Enter your Sign on user name and password.

Forgot password?
Sign In | Subscribe
Start learning today, and be successful in your academic & professional career. Start Today!
Loading video...
This is a quick preview of the lesson. For full access, please Log In or Sign up.
For more information, please see full course syllabus of MATLAB
  • Discussion

  • Study Guides

  • Practice Questions

  • Download Lecture Slides

  • Table of Contents

  • Related Books

Start Learning Now

Our free lessons will get you started (Adobe Flash® required).
Get immediate access to our entire library.

Sign up for Educator.com

Membership Overview

  • Unlimited access to our entire library of courses.
  • Search and jump to exactly what you want to learn.
  • *Ask questions and get answers from the community and our teachers!
  • Practice questions with step-by-step solutions.
  • Download lesson files for programming and software training practice.
  • Track your course viewing progress.
  • Download lecture slides for taking notes.
  • Learn at your own pace... anytime, anywhere!

Function M-Files, Part 3

  • In the early versions of MATLA there was a clear distinction between command and function but now both of them are saves similarly. As a general rule, commands change the environment and functions have some output.
  • MATLAB has a very powerful debugging tool, you can basically have the program stopped at any point and see what your arguments are and then check if the function has done a correct job or no.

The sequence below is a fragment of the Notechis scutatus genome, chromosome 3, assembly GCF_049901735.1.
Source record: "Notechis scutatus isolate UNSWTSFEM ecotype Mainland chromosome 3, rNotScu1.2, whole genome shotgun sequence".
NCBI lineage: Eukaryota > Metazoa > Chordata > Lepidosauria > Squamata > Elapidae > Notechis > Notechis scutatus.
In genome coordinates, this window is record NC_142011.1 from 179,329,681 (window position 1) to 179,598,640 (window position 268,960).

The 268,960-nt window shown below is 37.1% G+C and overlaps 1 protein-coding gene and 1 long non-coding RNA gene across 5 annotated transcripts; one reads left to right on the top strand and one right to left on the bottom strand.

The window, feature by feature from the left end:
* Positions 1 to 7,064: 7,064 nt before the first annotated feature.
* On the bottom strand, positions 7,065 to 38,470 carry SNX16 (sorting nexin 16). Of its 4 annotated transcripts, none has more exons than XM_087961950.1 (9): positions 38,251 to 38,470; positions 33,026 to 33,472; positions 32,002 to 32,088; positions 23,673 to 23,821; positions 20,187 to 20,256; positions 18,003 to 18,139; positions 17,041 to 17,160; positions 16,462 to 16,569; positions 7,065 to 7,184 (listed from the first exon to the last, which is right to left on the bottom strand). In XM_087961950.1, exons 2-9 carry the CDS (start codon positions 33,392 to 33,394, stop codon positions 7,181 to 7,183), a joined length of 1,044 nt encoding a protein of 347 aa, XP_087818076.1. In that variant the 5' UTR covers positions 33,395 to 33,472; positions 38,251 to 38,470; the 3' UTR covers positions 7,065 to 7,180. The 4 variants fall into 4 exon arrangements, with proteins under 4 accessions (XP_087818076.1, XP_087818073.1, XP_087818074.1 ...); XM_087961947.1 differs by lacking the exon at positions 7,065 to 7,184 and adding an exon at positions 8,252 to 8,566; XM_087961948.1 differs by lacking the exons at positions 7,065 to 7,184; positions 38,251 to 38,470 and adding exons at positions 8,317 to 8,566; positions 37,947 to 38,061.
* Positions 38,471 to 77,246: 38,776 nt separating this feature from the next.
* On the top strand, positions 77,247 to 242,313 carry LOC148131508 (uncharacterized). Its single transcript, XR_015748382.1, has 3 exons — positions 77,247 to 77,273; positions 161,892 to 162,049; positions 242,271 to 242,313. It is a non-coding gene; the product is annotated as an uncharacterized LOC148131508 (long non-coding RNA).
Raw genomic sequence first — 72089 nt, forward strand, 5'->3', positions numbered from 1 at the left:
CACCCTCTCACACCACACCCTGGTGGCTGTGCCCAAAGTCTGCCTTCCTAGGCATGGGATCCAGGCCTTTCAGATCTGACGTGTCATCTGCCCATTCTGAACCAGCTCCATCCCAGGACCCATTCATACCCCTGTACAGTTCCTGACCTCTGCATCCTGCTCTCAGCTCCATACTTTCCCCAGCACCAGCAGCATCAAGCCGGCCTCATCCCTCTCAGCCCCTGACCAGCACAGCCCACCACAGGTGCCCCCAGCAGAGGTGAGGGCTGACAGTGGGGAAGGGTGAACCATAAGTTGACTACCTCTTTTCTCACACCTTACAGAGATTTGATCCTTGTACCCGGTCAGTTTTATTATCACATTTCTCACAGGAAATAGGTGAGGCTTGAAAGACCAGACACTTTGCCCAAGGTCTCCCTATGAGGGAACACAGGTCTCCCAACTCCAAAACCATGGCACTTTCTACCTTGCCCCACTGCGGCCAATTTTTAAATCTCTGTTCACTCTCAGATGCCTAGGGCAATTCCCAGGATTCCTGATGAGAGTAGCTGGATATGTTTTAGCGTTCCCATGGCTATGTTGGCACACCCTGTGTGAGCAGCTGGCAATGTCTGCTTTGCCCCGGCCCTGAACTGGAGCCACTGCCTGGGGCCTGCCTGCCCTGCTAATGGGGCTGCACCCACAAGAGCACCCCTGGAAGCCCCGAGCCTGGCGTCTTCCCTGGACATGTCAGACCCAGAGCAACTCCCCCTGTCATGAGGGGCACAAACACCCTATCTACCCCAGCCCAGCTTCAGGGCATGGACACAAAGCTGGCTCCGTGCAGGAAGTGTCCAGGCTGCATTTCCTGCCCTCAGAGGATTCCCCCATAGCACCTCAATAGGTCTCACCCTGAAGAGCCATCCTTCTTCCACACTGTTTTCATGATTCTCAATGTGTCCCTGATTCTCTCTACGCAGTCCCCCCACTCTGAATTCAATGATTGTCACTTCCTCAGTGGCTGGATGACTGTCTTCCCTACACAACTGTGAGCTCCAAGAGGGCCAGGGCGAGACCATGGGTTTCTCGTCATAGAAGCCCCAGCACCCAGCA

Function M-Files, Part 3

Write and test a function swop(x, y) which will exchange the values of its two input arguments.
function [xout, yout] = swop(x, y)
xout = y;
yout = x;
Write and test a function double(x) which doubles its input argument, i.e. the statement x = double(x) should double the value in x.
function y = double(x)
y = 2 * x;
The Fibonacci numbers are generated by the sequence 1,1,2,3,5,8,13,.... Can you work out the next  term? Write a recursive function f(n) to compute the Fibonacci numbers to the 30th term. Using the following relationship:
Fn = Fn−1 + Fn−2, given F0 = F1 = 1
function y = f(n)
f(1) = 1;
f(2) = 1;

for i = 3:n
    f(i) = f(i-1) + f(i-2);


*These practice questions are only helpful when you work on them offline on a piece of paper and then use the solution steps function to check your answer.


Function M-Files, Part 3

Lecture Slides are screen-captured images of important points in the lecture. Students can download and print out these lecture slide images to do practice problems as well as take notes while watching the lecture.

  • Intro 0:00
  • Feval 2:00
  • Example: Rewriting Procedure as Newton Function 2:35
    • Defining Function
  • Overview: How to Use Function 5:43
  • Command/Function Duality 6:18
    • Example
  • Debugging a Script 7:22
  • Breakpoint Alley 8:02
  • Debugging a Function 10:09